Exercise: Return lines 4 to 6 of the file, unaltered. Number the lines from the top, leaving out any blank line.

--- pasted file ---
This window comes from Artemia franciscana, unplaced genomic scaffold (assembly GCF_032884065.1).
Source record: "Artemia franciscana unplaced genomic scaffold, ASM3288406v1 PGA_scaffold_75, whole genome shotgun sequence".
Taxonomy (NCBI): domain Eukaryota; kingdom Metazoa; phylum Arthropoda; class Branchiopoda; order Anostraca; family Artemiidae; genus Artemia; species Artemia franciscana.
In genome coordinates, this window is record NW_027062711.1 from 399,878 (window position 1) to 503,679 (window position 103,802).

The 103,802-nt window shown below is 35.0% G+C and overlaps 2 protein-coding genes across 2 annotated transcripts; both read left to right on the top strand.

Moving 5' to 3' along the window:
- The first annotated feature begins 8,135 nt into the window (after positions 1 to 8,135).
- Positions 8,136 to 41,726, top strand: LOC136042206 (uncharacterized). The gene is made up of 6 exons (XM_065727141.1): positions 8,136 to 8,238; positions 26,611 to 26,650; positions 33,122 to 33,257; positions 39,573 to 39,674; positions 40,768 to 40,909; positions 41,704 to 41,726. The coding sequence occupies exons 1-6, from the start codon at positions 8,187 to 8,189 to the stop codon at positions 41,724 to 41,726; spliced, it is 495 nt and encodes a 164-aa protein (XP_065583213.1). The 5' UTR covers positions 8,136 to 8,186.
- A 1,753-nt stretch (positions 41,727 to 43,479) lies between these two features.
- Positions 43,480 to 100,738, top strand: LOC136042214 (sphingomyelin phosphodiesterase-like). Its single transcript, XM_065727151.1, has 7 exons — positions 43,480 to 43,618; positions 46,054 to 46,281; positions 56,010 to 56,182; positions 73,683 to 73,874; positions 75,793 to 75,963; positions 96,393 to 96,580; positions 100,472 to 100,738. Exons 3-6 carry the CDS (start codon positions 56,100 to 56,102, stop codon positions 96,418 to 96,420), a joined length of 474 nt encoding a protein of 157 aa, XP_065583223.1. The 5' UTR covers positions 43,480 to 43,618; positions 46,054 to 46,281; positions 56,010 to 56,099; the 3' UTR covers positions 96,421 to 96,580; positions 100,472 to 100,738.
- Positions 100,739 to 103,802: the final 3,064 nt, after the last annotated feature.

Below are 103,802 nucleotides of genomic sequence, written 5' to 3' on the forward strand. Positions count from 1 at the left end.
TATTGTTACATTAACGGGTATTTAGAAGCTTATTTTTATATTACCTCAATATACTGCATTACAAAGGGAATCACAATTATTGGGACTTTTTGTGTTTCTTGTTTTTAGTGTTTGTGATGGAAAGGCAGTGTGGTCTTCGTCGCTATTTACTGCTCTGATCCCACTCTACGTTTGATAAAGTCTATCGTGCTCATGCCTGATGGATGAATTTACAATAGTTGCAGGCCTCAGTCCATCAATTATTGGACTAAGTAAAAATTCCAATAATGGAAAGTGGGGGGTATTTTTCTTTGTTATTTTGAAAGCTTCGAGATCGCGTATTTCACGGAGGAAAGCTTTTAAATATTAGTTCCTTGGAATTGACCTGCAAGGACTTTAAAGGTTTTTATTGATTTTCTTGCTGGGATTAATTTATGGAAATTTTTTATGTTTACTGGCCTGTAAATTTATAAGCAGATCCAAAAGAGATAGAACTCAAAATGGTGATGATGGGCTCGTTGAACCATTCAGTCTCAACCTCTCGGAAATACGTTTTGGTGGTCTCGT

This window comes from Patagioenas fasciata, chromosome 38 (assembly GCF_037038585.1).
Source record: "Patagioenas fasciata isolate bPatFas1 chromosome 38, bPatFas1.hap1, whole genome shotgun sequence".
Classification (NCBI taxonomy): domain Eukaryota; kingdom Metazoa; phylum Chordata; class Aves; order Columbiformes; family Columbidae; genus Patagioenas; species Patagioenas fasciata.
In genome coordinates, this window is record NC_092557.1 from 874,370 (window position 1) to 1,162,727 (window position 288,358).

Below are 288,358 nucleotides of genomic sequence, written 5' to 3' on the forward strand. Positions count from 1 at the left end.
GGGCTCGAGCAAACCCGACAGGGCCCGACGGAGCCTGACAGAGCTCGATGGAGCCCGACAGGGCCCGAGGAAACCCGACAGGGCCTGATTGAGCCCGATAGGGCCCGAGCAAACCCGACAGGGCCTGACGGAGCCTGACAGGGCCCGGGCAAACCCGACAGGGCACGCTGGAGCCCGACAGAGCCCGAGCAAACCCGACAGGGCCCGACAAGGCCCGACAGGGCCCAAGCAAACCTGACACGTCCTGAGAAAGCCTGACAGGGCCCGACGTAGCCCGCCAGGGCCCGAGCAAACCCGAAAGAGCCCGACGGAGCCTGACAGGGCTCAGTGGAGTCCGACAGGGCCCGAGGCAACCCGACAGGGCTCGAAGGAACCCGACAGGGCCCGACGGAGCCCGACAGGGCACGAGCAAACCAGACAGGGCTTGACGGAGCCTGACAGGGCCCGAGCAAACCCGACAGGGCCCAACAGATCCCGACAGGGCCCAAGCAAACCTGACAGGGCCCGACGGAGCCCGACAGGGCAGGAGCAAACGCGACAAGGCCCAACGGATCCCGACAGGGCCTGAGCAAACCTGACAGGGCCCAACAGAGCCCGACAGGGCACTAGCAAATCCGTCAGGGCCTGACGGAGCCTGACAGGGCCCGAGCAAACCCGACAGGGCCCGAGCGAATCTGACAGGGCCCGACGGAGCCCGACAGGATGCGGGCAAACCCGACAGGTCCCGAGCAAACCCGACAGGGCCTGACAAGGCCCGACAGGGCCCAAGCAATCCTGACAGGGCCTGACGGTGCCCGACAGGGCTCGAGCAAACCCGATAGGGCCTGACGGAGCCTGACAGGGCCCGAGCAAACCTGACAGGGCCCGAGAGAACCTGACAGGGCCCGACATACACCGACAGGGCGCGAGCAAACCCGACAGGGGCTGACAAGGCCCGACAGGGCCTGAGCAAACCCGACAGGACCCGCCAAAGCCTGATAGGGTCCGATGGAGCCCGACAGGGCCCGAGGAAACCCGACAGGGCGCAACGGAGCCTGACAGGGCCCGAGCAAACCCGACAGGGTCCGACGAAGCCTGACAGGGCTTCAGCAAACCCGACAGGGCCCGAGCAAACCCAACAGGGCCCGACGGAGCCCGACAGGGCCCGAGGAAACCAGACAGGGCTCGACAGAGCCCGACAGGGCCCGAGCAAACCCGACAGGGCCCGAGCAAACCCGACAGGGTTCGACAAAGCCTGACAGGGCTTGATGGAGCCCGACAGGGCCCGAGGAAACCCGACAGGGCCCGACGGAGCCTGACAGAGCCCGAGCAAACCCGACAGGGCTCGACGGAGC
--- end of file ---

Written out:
In genome coordinates, this window is record NW_027062711.1 from 399,878 (window position 1) to 503,679 (window position 103,802).

The 103,802-nt window shown below is 35.0% G+C and overlaps 2 protein-coding genes across 2 annotated transcripts; both read left to right on the top strand.

Moving 5' to 3' along the window: